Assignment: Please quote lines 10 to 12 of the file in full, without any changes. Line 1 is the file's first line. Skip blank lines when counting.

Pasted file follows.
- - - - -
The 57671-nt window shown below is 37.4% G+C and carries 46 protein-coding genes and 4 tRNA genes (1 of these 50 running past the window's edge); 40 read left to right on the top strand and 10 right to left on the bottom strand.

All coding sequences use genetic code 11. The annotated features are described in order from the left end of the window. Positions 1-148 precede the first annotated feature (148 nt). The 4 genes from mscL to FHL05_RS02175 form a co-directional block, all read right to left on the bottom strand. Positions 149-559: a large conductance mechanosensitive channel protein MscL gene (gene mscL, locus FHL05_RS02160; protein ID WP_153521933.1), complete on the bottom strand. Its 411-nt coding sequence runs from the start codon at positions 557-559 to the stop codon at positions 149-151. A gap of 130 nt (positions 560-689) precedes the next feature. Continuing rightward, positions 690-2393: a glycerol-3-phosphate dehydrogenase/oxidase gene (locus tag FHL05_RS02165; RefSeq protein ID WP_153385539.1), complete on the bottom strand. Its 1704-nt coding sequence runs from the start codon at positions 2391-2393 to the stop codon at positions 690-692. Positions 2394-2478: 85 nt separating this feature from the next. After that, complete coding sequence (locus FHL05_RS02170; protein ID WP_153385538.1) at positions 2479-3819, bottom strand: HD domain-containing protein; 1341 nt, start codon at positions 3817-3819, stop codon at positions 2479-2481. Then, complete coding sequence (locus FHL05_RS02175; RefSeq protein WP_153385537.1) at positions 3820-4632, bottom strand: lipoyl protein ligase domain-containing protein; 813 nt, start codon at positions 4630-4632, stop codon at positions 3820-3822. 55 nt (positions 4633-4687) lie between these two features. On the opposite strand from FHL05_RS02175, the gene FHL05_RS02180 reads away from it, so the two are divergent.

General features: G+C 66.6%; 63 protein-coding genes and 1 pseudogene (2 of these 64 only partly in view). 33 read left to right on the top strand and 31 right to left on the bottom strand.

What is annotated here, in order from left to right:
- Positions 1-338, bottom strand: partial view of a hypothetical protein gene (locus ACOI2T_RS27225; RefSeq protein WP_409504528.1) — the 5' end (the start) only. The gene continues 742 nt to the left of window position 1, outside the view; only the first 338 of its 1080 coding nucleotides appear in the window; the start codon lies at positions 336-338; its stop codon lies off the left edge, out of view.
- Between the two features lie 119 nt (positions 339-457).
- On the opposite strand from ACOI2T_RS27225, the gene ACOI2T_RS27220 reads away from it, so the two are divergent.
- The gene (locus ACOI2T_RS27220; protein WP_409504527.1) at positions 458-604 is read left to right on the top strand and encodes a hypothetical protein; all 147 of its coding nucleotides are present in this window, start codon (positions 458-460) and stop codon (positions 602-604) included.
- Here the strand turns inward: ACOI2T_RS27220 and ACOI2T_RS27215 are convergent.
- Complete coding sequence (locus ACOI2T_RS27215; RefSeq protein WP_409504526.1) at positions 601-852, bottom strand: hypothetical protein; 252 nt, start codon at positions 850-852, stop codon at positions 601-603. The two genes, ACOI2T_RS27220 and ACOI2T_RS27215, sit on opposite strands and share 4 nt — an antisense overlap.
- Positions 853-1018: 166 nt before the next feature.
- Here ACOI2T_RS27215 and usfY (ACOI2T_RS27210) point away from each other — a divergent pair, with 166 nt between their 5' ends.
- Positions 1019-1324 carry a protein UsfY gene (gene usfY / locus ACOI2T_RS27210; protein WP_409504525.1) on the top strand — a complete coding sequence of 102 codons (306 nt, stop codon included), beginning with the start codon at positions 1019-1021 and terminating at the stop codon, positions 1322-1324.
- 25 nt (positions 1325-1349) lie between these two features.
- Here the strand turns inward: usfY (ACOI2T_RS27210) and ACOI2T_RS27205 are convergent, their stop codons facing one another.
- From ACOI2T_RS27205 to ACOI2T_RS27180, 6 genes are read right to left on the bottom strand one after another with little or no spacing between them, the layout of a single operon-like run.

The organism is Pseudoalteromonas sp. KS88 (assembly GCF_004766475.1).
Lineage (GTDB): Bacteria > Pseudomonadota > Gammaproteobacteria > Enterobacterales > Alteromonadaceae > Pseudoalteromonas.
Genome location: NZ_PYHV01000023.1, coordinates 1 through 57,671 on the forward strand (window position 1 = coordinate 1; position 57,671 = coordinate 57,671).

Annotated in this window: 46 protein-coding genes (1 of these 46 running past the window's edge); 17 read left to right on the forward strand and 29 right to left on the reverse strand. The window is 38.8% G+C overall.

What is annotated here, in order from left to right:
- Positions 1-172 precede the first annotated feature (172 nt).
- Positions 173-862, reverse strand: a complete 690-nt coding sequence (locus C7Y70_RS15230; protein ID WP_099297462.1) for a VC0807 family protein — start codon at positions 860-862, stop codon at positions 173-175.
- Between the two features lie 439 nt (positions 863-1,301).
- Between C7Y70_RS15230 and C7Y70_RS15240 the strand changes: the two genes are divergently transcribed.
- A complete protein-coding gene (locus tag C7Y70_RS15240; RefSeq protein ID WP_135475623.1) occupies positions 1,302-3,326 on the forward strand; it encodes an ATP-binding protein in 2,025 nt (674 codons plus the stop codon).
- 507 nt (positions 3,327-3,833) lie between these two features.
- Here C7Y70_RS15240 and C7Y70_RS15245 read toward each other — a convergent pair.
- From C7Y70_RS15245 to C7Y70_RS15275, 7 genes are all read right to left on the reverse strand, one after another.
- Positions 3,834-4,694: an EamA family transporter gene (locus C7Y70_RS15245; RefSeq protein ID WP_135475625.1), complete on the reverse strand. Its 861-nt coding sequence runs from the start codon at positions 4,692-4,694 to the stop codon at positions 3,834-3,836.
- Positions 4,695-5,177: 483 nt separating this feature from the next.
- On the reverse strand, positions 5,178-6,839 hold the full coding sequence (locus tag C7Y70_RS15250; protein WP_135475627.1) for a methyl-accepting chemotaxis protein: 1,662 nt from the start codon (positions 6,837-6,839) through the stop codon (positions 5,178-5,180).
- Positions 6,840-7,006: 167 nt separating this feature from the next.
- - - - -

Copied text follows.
- Complete coding sequence (locus ACOI2T_RS27215; RefSeq protein WP_409504526.1) at positions 601-852, bottom strand: hypothetical protein; 252 nt, start codon at positions 850-852, stop codon at positions 601-603. The two genes, ACOI2T_RS27220 and ACOI2T_RS27215, sit on opposite strands and share 4 nt — an antisense overlap.
- Positions 853-1018: 166 nt before the next feature.
- Here ACOI2T_RS27215 and usfY (ACOI2T_RS27210) point away from each other — a divergent pair, with 166 nt between their 5' ends.